When can a brand owner lawfully use a competitor’s trademark on the brand owner’s product?
It isn’t every day we see comparative billboard ads actually affixed to a product in question, so I can’t resist sharing this vacuum cleaner canister that captures all of these legal allergens at once:
As you can see, the label affixed to the canister portion of the vacuum actually refers to the competing Dyson brand twice. Just imagine what our friend James Mahoney might be thinking.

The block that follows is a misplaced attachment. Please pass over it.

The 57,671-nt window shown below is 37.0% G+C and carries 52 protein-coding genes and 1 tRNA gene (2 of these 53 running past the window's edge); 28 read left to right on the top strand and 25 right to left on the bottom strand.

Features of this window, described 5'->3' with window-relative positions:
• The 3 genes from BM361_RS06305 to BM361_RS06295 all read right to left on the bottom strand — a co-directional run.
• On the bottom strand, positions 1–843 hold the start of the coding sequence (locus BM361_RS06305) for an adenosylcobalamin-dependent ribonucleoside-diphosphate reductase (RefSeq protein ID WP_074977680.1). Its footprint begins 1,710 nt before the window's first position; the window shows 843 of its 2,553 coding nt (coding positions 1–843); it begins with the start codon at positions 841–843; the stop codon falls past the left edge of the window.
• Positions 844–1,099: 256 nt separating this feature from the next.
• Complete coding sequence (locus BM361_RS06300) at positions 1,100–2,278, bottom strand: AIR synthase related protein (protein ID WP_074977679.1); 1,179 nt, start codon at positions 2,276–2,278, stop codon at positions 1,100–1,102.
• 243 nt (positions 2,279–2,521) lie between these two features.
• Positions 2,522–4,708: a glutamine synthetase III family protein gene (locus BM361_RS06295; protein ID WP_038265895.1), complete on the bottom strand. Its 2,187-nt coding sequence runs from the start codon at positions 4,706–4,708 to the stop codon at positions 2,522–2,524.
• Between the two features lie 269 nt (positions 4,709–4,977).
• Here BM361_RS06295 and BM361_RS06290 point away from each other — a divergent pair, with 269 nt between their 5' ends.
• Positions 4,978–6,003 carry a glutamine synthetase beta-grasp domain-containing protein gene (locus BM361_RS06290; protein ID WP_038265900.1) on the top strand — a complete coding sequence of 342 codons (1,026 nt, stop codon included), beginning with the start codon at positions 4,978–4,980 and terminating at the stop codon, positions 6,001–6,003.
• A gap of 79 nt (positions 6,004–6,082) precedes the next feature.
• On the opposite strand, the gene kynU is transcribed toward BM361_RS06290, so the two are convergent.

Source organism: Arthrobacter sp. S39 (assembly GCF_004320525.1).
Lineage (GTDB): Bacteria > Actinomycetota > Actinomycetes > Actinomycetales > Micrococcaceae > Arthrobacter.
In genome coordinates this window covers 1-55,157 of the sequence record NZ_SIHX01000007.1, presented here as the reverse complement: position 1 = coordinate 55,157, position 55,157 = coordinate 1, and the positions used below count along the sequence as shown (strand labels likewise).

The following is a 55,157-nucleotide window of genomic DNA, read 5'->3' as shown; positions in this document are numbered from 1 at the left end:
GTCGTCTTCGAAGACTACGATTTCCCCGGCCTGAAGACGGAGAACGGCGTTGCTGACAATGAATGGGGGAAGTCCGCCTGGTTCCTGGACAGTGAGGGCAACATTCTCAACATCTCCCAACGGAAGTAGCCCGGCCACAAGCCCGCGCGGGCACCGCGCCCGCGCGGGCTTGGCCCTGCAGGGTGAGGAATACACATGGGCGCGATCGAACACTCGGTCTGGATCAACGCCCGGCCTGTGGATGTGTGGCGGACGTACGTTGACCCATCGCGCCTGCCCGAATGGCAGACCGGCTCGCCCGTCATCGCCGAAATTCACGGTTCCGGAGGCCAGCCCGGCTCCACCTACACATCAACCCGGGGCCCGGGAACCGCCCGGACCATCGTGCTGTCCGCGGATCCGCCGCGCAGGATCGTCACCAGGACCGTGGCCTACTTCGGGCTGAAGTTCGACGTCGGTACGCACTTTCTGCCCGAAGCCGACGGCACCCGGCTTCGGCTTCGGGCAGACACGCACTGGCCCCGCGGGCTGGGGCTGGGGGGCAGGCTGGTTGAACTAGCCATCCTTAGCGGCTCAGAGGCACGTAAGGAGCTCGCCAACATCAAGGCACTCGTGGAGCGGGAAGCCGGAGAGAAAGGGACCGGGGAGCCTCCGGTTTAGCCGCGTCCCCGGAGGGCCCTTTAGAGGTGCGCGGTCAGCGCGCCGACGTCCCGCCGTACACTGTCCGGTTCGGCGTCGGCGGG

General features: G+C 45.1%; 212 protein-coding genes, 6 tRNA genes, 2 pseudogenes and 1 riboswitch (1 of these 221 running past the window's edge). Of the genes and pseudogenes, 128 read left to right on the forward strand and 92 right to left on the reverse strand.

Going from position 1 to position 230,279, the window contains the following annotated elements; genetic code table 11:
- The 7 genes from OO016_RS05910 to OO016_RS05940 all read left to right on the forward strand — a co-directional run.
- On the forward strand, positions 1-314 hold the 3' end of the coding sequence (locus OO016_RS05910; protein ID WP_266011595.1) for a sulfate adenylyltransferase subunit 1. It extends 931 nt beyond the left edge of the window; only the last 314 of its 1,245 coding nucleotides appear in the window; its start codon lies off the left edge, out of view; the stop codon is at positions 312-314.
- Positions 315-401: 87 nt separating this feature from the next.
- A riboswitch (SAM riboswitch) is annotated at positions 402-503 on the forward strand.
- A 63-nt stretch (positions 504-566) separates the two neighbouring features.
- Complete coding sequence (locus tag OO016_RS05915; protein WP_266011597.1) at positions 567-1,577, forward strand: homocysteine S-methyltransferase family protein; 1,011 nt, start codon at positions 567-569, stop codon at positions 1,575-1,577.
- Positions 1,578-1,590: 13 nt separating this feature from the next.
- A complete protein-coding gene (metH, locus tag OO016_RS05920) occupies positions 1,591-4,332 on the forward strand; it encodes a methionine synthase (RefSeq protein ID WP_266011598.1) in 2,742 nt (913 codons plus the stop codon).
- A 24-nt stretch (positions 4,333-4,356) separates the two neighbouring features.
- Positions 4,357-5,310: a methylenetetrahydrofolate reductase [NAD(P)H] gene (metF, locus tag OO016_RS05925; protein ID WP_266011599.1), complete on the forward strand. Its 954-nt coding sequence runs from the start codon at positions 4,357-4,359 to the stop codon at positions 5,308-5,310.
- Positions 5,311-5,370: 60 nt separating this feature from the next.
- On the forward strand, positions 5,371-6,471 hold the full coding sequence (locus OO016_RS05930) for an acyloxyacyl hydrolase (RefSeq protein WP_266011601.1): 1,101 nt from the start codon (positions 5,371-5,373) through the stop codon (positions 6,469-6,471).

Actually, I’m not sure whether Shark had yet surpassed Dyson as market leader, when the canister left the store and entered our closet, so the above label might have been a punch up?
And, if comparative advertising induces sales, why does someone who already purchased the product need more reminders — with each use — that Dyson sucks, in more ways than one?
Turns out, the label shown above, as we now know, is fairly easily removed, so I suppose the joke is really on us, for leaving this comparative advertising on the product for more than a long while.
One of the dangers in affixing comparative advertising claims or content to the product itself may be, over time the claim might lose its original truth; perhaps that’s why the label is removable?